to third class at home, is four pounds return; so that
I think I am justified in calling it the most expensive
railway for its length in the world; and yet, when one
considers the frightful expenditure of life in the
building of it, no mere money payment would appear
adequate to repay. It is said that every sleeper cost
the life of a man, and I have no difficulty in believing
it. My great trouble is to understand how men could
live at all, let alone work in the dank, steamy under-
growth of the long malaria-haunted levels along which
the railways runs for many miles. And going back
further still, however did the old Spaniards march
and fight in this awful climate, even wearing armour
in which one would have thought they must have
roasted like a lobster in its shell before a fierce fire ?
Englishmen too-but there, what is there of the







BACK TO SUNNY SEAS


seemingly impossible in the most terrible climates in
the world which Englishmen have not done? But
even Kingsley, magician as he is, never succeeds in
wondrous "Westward Ho!" in making one realize the
furnace-like heat of these equatorial forests-in fact,
I doubt if any one could. Only actual experience
can convince.
However, I must not anticipate so. The train was
to start at ten o'clock a.m., so dressing in my lightest
flannels, I strolled up the wharf and into the train;
there was hardly any place that one could say with
any certainty was the station. For here, as in so
many old towns in central America, everything seemed
casual, ramshackle, unpermanent, as if possibly it might
have to be abandoned in a hurry. The railway ran, or
crawled, windingly along the main street, the houses
upon which gave no hint of the amazing flow of wealth
into this place a handful of years ago. Indeed, the
casual visitor would jump at the conclusion that most
of the soi-disant shops were just drinking-dens, and I
was solemnly given to understand that the soil upon
which Colon stood was a rich compost of corpses and
sewage, since in Canal times, as in revolutionary
times, men died like flies anywhere they happened to
be, and were hurriedly shoved out of sight; while as
for sanitation, I doubt if the word has any meaning to
a Central American at all. I climbed into the train
doubtfully, the big bell on the front of the engine







THE LAND OF ROMANCE


tolled dolefully, more Americano, and we started along
the street. Tony Veller, Esq., said the whistle of a
locomotive always seemed to express, "Here's 250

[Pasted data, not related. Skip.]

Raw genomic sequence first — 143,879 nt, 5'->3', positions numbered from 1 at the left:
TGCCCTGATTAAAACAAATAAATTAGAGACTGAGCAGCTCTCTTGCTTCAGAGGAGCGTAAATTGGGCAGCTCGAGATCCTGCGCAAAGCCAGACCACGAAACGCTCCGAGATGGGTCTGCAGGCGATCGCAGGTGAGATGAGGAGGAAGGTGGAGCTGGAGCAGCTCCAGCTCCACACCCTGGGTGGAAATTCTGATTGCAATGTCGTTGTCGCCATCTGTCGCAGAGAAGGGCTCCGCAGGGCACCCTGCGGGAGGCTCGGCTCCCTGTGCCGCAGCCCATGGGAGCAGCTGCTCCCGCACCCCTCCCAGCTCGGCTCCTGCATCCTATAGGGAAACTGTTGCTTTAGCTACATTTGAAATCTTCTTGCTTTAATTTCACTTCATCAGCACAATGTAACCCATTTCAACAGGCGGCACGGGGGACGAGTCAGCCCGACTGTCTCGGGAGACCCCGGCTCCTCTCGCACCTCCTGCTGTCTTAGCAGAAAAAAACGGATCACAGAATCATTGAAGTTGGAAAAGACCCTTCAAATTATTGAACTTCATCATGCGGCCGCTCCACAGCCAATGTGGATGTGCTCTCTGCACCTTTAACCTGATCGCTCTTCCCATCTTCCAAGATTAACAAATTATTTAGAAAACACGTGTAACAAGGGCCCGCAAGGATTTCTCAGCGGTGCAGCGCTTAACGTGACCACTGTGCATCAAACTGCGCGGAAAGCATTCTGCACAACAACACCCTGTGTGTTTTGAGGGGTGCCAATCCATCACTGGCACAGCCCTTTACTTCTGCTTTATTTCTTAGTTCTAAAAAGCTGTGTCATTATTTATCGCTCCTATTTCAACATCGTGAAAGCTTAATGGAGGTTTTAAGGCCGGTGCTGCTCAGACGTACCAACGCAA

souls in mortal terror, an' here's their 250 screams in
vun," but the American locomotive, starting, always
seems to say, "I am going to kill a lot of people
before I stop, and so I'm tolling their knells before-
hand."
It was some little time before we gathered way,"
as a sailor would say, for the locomotive was almost a
toy (albeit a very dirty toy); but presently we were
bowling along the level sand, amidst a tangled growth
of banana trees, coco palms, and wooden huts, some of
which made pretensions to being shops, usually kept
by Chinamen, on one side, and an untidy beach
sloping down to a dazzlingly blue sea on the other.
And then we ran into an oven. A perfect forest of
bananas in fall bearing encroached upon the line and
shut out all breeze, while the sun vertically showered
down his fervent glare upon us. Through the open
windows of the car came a steady shower of soot, for
the locomotive was burning patent fuel, and its com-
bustion was far from perfect. Very soon those of us
who were new-comers had reduced our garments to the
simplest elements, and were looking enviously upon
certain cold-blooded individuals who, even in this
stewing heat, were wearing serge-coats, vests, and
trousers. How or why do they do it ? I do not know.






BACK TO SUNNY SEAS


I am aware that some people have a theory that what
will keep out cold will keep out heat, but as far as I
am concerned that theory is a false one.
The speed, never exceeding twenty miles an hour,
suddenly slackened, and the train stopped apparently
for breath, but really at a station, although at first
nothing was visible but the dense boscage around.
But on closer inspection a long, low shed came into
view, and adjacent to it could presently be made out,
amid the overgrowth of greenery, great heaps of rail-
way material. And thenceforward, until we reached
the great Culebra cutting, we were continually pass-
ing rows of locomotives, of travelling cranes-none
of which had ever moved of their own independent
volition-and row after row of construction waggons.
The rank vegetation of the country had played the
strangest pranks with these productions of an alien
civilization. In one place I saw a noble young palm
growing erect and sturdy out of the chimney of a
locomotive, and, in many others, strange plants of